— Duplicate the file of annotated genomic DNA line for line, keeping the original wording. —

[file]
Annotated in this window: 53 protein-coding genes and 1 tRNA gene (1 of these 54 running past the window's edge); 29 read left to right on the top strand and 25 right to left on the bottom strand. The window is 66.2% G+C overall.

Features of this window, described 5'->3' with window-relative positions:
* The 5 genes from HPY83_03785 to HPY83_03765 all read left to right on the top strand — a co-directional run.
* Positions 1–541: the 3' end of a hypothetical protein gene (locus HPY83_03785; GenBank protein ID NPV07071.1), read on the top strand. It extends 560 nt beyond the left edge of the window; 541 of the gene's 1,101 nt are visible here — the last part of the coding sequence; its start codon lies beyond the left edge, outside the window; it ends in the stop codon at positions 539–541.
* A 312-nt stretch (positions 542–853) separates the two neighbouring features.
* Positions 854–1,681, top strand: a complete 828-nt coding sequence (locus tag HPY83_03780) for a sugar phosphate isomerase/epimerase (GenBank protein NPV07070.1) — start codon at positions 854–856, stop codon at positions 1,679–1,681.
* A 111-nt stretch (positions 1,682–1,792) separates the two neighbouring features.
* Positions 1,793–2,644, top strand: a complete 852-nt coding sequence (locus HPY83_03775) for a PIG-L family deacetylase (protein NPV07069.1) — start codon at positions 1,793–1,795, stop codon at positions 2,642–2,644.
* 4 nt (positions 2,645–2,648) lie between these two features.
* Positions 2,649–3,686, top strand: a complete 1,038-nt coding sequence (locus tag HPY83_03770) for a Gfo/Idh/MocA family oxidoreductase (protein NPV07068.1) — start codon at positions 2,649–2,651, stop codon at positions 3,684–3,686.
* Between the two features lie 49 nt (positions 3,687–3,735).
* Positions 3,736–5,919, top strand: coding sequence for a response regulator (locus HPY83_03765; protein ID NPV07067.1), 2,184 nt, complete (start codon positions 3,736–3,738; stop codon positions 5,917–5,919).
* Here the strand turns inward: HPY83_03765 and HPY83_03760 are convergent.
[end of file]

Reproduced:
Annotated in this window: 53 protein-coding genes and 1 tRNA gene (1 of these 54 running past the window's edge); 29 read left to right on the top strand and 25 right to left on the bottom strand. The window is 66.2% G+C overall.

Features of this window, described 5'->3' with window-relative positions:
* The 5 genes from HPY83_03785 to HPY83_03765 all read left to right on the top strand — a co-directional run.
* Positions 1–541: the 3' end of a hypothetical protein gene (locus HPY83_03785; GenBank protein ID NPV07071.1), read on the top strand. It extends 560 nt beyond the left edge of the window; 541 of the gene's 1,101 nt are visible here — the last part of the coding sequence; its start codon lies beyond the left edge, outside the window; it ends in the stop codon at positions 539–541.
* A 312-nt stretch (positions 542–853) separates the two neighbouring features.
* Positions 854–1,681, top strand: a complete 828-nt coding sequence (locus tag HPY83_03780) for a sugar phosphate isomerase/epimerase (GenBank protein NPV07070.1) — start codon at positions 854–856, stop codon at positions 1,679–1,681.
* A 111-nt stretch (positions 1,682–1,792) separates the two neighbouring features.
* Positions 1,793–2,644, top strand: a complete 852-nt coding sequence (locus HPY83_03775) for a PIG-L family deacetylase (protein NPV07069.1) — start codon at positions 1,793–1,795, stop codon at positions 2,642–2,644.
* 4 nt (positions 2,645–2,648) lie between these two features.
* Positions 2,649–3,686, top strand: a complete 1,038-nt coding sequence (locus tag HPY83_03770) for a Gfo/Idh/MocA family oxidoreductase (protein NPV07068.1) — start codon at positions 2,649–2,651, stop codon at positions 3,684–3,686.
* Between the two features lie 49 nt (positions 3,687–3,735).
* Positions 3,736–5,919, top strand: coding sequence for a response regulator (locus HPY83_03765; protein ID NPV07067.1), 2,184 nt, complete (start codon positions 3,736–3,738; stop codon positions 5,917–5,919).
* Here the strand turns inward: HPY83_03765 and HPY83_03760 are convergent.